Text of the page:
Popular fiction has often portrayed male teachers as starch-suited disciplinarians, indifferent characters transformed by sentiment, or inspirational role models promoting the ethos of carpe diem.
OVERALL, 30 PER cent of full-time teachers in Australia are male, with 70 per cent female. At the primary level the number of male teachers is 19 per cent. So what does this mean for the male teachers at two 4101 schools?
Ian McDonald, Principal at St Laurence’s College at South Brisbane said, “The social and economic considerations affecting men and women, and their role as teachers, has come a long way. Perceptions of status and family expectations have changed. These days teaching is about establishing relationships and there is no question about whether men or women are better at it.” At St Laurence’s, an all boys school starting at Year 5, the teaching staff is 60 per cent male and 40 per cent female, but are women more likely to teach younger children? Mr McDonald believes, “There are certainly different skills involved in pre-school, but when it comes to prep and beyond, men and women do equally well.”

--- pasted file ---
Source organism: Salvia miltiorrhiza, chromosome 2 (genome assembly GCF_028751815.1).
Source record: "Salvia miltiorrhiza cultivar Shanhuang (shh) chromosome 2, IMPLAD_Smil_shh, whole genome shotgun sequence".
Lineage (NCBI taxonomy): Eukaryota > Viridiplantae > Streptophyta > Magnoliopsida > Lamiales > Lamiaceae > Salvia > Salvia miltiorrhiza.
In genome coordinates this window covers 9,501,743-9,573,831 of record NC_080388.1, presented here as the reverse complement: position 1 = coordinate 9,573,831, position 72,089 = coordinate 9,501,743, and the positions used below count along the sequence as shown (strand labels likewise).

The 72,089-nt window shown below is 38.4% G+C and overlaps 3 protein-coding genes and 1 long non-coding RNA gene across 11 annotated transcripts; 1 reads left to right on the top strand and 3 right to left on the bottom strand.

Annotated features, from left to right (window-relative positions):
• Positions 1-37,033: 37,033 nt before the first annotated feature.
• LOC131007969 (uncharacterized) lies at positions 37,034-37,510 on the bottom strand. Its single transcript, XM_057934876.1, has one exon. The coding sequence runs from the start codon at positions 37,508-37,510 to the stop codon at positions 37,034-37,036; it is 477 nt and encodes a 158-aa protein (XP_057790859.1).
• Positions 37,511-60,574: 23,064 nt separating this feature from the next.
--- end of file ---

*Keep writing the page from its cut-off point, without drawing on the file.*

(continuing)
Over at West End State School, the statistics mean nothing. Eleven blokes with cheerful banter and a unified voice greet me. “This school has prided itself on increasing the male/female balance. For us, teaching across all age groups is rewarding, but you have to work at it. It allows us to contribute to the community and align work with our own family and values.”
West End residents Joel Saunders, Tom Moran and Monte Walker were among those who talked of the need for role models. “It’s vital that boys and girls see male teachers in the classroom and playground. In a society where there are many split families, we might be their only adult role model.”
Mr McDonald agrees. “There is a huge need to have male role models in schools. They (students) need to meet men who are principled, take an interest, and encourage a sense of maleness.”
For the teachers taking this commitment beyond the classroom, the belief that their agreeable working hours are a little cushy is quickly dispelled. “Where school ends and life begins is often intertwined. We encourage the involvement of kids and staff at every opportunity.” At West End State School, that includes a weekly staff v kids soccer match, creative art, multimedia, choirs, photography and music groups. At St Laurence’s, Laurie’s Mates is just one of many after school groups, but with a specific focus on supporting those boys in greater need of a male role model.
So what of those taking up teaching later in life? At West End State School, over 50 per cent came from other careers. Whether bored with corporate life, or choosing to do something for society, it’s never too late to start. Mr McDonald agrees, “We have many staff who come into teaching later. For example, we have an ex-Woolworths manager who is an amazing teacher.”
Words and images by Colin Bushell